TOPEKA, Kan. (AP) - Gov. Sam Brownback’s office is defending a budget proposal that a child advocate says would make it easier for Kansas to siphon money from early childhood education.
The Topeka Capital-Journal (https://bit.ly/1P3Izc9 ) reports that Brownback unveiled last week a state budget that would shift the entire Children’s Initiatives Fund to the State General Fund in fiscal year 2017. The Initiatives Fund is administered by the Children’s Cabinet.
The governor’s office says the move is meant to increase accountability and consolidate early childhood programs within the Kansas State Department of Education, which education commissioner Randy Watson says sought the change to better coordinate initiatives.
Shannon Cotsoradis, CEO of Kansas Action for Children and a member of the Children’s Cabinet, said she does not see how the move leads to better coordination.
Watson says that he understands the concerns of advocates like Kansas Action for Children, but the education department sees an opportunity to improve coordination and services for children. He said the request for consolidation was not political, and has been sought under past administrations as well.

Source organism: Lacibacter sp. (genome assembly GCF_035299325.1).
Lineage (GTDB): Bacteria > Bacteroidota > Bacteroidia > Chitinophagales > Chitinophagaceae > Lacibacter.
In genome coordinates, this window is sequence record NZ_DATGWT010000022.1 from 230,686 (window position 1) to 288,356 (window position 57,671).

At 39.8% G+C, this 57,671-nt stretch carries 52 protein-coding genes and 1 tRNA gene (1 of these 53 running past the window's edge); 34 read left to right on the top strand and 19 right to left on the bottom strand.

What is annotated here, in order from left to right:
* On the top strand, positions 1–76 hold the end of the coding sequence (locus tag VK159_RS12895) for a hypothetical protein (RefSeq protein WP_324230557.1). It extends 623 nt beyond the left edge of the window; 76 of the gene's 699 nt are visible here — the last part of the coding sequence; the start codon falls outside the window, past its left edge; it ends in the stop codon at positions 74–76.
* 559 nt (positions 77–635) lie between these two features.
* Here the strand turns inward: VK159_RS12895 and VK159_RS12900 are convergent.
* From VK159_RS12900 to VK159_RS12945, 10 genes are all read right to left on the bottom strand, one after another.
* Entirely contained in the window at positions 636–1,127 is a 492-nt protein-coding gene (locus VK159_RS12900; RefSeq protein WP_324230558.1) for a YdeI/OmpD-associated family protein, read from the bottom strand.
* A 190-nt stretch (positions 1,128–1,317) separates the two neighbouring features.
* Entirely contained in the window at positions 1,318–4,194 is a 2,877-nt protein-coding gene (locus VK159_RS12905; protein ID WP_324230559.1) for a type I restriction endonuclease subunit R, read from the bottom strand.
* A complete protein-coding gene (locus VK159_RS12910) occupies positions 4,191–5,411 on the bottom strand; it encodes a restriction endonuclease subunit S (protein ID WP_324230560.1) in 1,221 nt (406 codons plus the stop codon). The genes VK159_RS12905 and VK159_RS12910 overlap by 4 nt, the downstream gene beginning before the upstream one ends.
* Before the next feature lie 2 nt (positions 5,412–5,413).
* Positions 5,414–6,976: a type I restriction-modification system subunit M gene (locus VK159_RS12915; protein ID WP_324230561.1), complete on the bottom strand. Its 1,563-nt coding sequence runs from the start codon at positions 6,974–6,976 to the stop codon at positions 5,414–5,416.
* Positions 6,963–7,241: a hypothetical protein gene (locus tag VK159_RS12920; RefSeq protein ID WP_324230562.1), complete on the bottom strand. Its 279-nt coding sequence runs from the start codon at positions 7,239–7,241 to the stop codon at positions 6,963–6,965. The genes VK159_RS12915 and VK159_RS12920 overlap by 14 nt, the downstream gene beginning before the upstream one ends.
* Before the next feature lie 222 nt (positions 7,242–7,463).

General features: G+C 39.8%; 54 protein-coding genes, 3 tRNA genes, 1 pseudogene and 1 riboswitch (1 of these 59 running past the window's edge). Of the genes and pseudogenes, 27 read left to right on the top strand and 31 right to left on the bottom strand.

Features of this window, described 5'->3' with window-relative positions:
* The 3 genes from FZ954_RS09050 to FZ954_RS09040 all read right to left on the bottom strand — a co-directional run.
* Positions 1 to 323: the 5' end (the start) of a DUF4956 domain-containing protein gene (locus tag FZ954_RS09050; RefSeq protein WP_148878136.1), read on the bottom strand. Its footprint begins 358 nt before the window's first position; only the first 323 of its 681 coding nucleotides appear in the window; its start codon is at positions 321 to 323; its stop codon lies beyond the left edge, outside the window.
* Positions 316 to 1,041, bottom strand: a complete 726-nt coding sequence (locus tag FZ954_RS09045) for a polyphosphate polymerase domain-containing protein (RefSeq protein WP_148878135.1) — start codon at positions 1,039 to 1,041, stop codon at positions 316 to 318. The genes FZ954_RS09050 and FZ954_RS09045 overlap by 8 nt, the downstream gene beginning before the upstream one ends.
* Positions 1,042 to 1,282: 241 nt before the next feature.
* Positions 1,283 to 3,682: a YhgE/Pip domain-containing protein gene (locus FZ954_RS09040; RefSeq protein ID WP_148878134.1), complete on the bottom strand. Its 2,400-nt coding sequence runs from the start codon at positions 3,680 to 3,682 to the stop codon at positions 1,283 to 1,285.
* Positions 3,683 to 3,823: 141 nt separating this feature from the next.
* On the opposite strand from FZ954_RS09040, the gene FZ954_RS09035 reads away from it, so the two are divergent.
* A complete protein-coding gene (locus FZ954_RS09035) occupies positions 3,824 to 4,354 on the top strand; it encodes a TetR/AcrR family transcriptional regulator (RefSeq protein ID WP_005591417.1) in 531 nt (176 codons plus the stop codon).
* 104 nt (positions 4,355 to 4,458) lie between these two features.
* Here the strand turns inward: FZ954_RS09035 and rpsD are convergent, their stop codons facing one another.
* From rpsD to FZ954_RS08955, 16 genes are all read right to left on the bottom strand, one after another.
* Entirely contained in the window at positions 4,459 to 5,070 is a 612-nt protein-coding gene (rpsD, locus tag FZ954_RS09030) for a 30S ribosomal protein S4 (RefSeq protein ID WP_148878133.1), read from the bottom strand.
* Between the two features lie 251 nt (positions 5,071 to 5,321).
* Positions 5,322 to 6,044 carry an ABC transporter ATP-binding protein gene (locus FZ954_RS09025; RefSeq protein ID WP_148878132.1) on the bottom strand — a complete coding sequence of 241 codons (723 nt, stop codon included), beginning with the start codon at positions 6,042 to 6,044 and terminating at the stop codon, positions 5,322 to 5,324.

According to Watson, his agency lobbied again for the change because the Kansas State Board of Education wants to place greater emphasis on kindergarten readiness.
The governor’s spokeswoman, Eileen Hawley, said existing childhood programs funded by the Children’s Initiatives Fund will be continued to be fully funded.
The Children’s Initiatives Fund is fueled by annual payments from the tobacco industry as part of a 1998 settlement with tobacco companies that faced health care claims brought by Kansas and other states.
On average, Kansas receives nearly $59 million per year through the settlement.
For 2017, the governor’s office proposes depositing just over $57 million in tobacco funds into the State General Fund and maintaining the same level of childhood programming.
Information from: The Topeka (Kan.) Capital-Journal, https://www.cjonline.com
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